Josh McCown’s success makes Jay Cutler expendable
BY MARK POTASH Staff Reporter November 12, 2013 10:08PM
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Updated: November 13, 2013 6:01PM
If Josh McCown can thrive in Marc Trestman’s offense, who else can?
If Bears general manager Phil Emery isn’t asking himself that question, he should be. McCown’s success in three different relief appearances — one half against the Washington Redskins, a complete game against the Green Bay Packers and an emergency final drive against the Detroit Lions — doesn’t mean he’s the Bears’ best quarterback. But it does open up possibilities Emery would be remiss to ignore.
The Bears can win the Super Bowl with Cutler. But it’s becoming more and more apparent that circumstances have to be so perfect for him that it is less likely it will ever happen. He has the offensive line. He has the big receivers. He has the coaches he trusts and respects. Now he can’t stay healthy. Trestman can improve Cutler’s mechanics and provide him with a winning game plan, but he can’t change his luck.
Under Trestman, Cutler was off to the best start of his career, including back-to-back games against the New Orleans Saints and New York Giants with passer ratings of 128.1 and 106.5 and a career-best streak of 102 passes without an interception.
But he’s gradually regressing to the mean. With a bad start against the Redskins and a poor finish against the Lions, his 88.4 season passer rating is closing in on his career rating of 84.0. In fact, his passer rating this season when the game is within two touchdowns is 82.3 (10 touchdowns, eight interceptions). That’s 22nd among NFL starters and below Cutler’s 85.0 career average in that scenario coming into this season.
Unlike 2011, when Caleb Hanie’s disastrous performance made Cutler more valuable than ever, McCown’s performance in a backup role is shedding a new light on Cutler’s value to the Bears.
Based on McCown’s small (but not insignificant) sample, it seems as if a lower-risk quarterback like McCown still has the opportunity for high reward in Trestman’s offense. McCown’s career passer rating before this season was 71.2. His average yards per attempt was 6.3. Under Trestman, he has a 103.2 rating and 7.7 yards per attempt.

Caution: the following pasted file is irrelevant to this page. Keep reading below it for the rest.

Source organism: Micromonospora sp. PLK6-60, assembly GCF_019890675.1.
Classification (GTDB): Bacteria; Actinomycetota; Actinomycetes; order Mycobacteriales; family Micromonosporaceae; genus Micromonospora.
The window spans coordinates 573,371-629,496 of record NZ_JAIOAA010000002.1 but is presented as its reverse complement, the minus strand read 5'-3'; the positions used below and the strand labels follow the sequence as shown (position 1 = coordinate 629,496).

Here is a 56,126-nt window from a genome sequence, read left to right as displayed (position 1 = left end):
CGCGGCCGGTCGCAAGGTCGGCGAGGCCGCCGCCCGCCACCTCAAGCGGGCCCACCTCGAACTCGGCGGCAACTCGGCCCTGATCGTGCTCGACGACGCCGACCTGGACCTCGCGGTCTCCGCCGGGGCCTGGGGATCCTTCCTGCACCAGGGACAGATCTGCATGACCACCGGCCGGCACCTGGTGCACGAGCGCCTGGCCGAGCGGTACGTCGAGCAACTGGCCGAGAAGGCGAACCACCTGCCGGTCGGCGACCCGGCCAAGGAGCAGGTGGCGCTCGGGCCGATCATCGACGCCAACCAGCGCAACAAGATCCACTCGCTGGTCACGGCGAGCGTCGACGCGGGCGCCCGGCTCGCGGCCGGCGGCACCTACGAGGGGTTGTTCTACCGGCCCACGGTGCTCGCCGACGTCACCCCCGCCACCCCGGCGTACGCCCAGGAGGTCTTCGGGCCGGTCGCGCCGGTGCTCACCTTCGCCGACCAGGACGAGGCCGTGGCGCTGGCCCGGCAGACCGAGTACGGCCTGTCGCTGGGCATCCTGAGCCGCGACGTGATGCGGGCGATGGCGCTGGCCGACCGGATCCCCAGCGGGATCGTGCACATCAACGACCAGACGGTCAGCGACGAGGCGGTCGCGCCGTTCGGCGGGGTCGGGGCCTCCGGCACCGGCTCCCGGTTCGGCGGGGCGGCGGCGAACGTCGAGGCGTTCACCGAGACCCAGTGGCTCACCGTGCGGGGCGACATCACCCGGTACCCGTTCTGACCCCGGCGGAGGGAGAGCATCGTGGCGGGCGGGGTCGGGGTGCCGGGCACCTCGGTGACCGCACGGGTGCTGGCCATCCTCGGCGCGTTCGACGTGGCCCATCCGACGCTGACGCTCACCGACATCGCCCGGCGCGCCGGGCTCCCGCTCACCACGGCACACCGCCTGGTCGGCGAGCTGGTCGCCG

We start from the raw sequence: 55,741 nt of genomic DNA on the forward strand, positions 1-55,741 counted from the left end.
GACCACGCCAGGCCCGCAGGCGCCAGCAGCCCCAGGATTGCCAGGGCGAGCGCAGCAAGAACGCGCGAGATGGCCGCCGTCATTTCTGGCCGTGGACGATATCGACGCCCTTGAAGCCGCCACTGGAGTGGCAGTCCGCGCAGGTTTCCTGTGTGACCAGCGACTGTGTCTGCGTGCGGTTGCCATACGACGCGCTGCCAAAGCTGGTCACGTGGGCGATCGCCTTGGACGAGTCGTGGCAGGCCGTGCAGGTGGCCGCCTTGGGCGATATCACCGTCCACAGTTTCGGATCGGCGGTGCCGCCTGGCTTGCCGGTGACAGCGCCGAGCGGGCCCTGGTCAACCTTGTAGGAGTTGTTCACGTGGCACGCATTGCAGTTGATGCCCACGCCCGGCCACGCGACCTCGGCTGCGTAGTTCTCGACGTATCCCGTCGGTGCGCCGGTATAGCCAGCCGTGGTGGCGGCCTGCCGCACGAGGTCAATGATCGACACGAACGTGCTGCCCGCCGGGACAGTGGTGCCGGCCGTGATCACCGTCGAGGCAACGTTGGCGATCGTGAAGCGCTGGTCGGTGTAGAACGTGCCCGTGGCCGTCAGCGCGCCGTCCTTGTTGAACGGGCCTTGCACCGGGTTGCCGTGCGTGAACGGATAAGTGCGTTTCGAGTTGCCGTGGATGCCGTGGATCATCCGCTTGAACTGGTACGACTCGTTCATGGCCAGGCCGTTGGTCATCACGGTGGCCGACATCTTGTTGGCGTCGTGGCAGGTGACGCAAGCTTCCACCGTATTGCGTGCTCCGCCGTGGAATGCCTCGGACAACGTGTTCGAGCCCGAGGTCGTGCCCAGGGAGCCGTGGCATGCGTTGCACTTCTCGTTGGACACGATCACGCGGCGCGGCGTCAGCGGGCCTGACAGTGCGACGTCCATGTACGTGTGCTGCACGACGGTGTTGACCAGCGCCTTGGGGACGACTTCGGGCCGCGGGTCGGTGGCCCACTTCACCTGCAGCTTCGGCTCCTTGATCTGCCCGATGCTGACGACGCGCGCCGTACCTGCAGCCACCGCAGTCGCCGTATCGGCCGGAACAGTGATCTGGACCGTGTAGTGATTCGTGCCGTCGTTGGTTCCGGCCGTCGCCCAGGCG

The quarterback who excelled best in Trestman’s offense, Rich Gannon with the Oakland Raiders, was closer to McCown’s skill set than Cutler’s. Gannon was a fourth-round draft pick with neither a strong arm nor a quick release and was projected more as a running back or defensive back coming out of Delaware in 1987. In the NFL, Gannon was a low-risk but efficient quarterback. Trestman turned him into a prolific passer — Gannon led the NFL in passing yards in 2003; his 7.6 yards per attempt was nearly a yard better than his career average of 6.8. He was the NFL’s Most Valuable Player. And he led the Raiders to the Super Bowl.
McCown is not Rich Gannon. But neither is Cutler, whose ‘‘cannon for an arm’’ still is a detriment to his performance at times. Cutler’s last two interceptions — the pick-six against the Redskins and the deflection in the end zone against the Lions — both came on throws that McCown never would have attempted because he knows he can’t make them. That’s one reason McCown has a 103.2 passer rating and Cutler an 88.4.
Trestman disputed the notion that McCown has been more successful than Cutler in his offense. But frankly, he’s in max-protect mode with his quarterback, noting that Alshon Jeffery dropped a catchable touchdown pass in the third quarter Sunday and absolving Cutler of blame for the interception in the end zone, claiming he also saw a window to Martellus Bennett that upon review still doesn’t appear to have been there.
Trestman was a lot more open to acknowledging Cutler’s errant throws and poor mechanics earlier in the season. But he’s right to protect his quarterback. Cutler is good enough to lead the Bears out of this mess — if the stars align. But the way McCown has taken to Trestman’s offense, the Bears would be wise to consider that there might be better options in the future.